If you’re an engineer looking for work, there’s good news -- relatively speaking. “Things are not as bad for engineers” as for other sectors, says Jim Missert, president of technology placement agency ProStart.
At the same time, “2009 is going to be a tough year for everybody,” Missert adds. “Hiring and salaries will be flat, especially in the first quarters of the year.”
Companies are not skimping on research and development (R&D). For startup companies in particular, “it’s still critical to hire technical professionals, to continue development cycles to get product out the door,” Missert says. No one is enjoying robust growth, but at small and medium-sized businesses in particular, there are jobs to be had.
Many of these positions are in product development, such as Wi-Fi, telecommunications and storage. “Companies are still adding important, critical types of roles to keep the lifecycle going,” Missert says. “Midlevel to senior-level engineers are seeing more of a marketplace -- it depends on skills that you have and how current you are with those skills and your ability to sell yourself.”
According to Paul Kostek, IEEE-USA vice president for communications and public awareness, “Even with the downturn, we’re going to see opportunities in energy (including utilities, nuclear, solar and wind power) and infrastructure. That means electrical, mechanical, civil and environmental engineering will see continued growth. Even with slowing growth and cuts in defense spending, we’ll still see opportunities for engineers.”
So what can you expect in your sector of engineering? Take a look at what the experts say.
Electrical engineers averaged $82,000 a year in 2008, says Kostek. IEEE Spectrum magazine notes that the most sought-after electrical engineers are those with analog, radio frequency and wireless skills. But electrical engineers also find work in areas like solar energy, fuel cells, DNA sequencing -- even Hollywood and Disney World.
The communications technology subcategory boasts the highest average salaries for all electrical engineers: $115,000, according to Rick Nelson, editor-in-chief of Test and Measurement World and EDN magazines. Energy and power engineering salaries were also up nearly 11 percent between 2004 and 2008, to an average of more than $90,000, says Nelson.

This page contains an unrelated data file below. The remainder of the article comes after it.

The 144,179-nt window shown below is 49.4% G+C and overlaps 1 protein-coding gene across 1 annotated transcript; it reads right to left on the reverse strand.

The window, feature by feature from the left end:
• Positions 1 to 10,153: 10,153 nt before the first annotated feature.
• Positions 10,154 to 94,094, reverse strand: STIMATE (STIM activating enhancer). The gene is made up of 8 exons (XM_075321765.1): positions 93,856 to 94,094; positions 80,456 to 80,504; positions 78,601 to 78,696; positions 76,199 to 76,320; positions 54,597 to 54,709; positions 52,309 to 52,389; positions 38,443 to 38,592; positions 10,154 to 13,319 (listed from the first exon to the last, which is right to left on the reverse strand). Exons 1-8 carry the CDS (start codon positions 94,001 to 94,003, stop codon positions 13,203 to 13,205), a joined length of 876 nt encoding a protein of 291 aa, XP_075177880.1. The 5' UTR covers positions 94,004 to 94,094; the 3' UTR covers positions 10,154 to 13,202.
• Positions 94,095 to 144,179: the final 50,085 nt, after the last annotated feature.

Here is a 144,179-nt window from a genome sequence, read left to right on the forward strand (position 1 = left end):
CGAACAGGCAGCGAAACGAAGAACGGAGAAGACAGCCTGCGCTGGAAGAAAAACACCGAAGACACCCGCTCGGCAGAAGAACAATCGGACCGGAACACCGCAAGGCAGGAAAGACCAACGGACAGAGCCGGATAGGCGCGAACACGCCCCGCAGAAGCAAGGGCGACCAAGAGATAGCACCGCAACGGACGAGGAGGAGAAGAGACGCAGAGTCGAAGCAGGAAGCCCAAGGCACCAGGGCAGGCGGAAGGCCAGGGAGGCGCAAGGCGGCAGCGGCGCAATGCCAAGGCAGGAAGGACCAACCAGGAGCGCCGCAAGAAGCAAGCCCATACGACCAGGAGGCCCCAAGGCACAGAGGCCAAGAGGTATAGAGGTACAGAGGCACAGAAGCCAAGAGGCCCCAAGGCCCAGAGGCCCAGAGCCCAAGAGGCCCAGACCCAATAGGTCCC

Nelson predicts continued growth in the signal and applications specialty. “Fourth-generation cell technology, new Wi-Fi technology and new consumer devices that need to speak to each other” all provide opportunities for electrical engineers, he says.
In the US, electrical engineers going into aerospace and defense have an edge over counterparts from overseas, who are encountering difficulties getting security clearances. Meanwhile, American electrical engineers are highly sought-after abroad, as design work is shifting to other countries, Nelson says.
That shift to different countries puts pressure on US wages, Nelson explains. “While salaries in places like China had been rising, the work now is migrating to even lower-cost countries,” he says.
The 2008 Engineering Income & Salary Survey reveals the median income for civil engineers is $78,000 a year, which represents an increase from $77,000 in 2007. Kostek cites the need for infrastructure replacement and the demand for petroleum as key growth factors. Aerospace is growing, as defense spending continues to rise. The new Obama administration has not yet made any decisions as to what programs or projects will be cut -- or added -- in the defense budget.
Looking ahead, Nelson sees growth in green engineering, officially defined by the EPA as “the design, commercialization and use of processes and products feasible and economical while minimizing generation of pollution at the source and risk to human health and the environment.” This growth includes hybrid vehicles, windmills and less obvious sectors like smokestack industries whose plants need modernizing. Nelson adds that many green projects call for multidisciplinary approaches across electrical and mechanical engineering.
On the other hand, Nelson says, the growing sophistication of automation tools lessens the importance of large teams of designers. In coming years, fewer engineers will be needed for each project.
Though energy power distribution has traditionally been seen as a cold sector, Nelson says that as utilities roll out smart-grid technology (electricity transmission and distribution that uses robust two-way communications, advanced sensors and distributed computers to improve efficiency, reliability and safety) and as green-minded industries adopt electronics technology to improve energy efficiencies, industrial applications and systems and control might get a boost.
Missert notes that areas like testing and systems administration need engineers. “For a straight electrical or software engineer to walk into a pure R&D position is challenging,” he says. “You might have to accept a little less than what your college counselor says is the national average for entry-level jobs -- between $40,000 and $45,000 at large companies -- and maybe you can’t stay in the geographic area you know and are comfortable in. Branch out; it’s OK to go where you don’t know anyone. You may not be able to walk into a pure design engineering role -- you may have to start in a support role.”
Despite the economic downturn, IEEE Spectrum says campus hiring remains strong. The magazine reports that the average offer in 2008 was $56,512. Civil engineers averaged $49,427, while chemical engineers -- thanks to rising prices in petroleum products -- averaged $63,749. Employers are also offering signing bonuses averaging $4,450 for 2009 -- 25 percent higher than in 2008.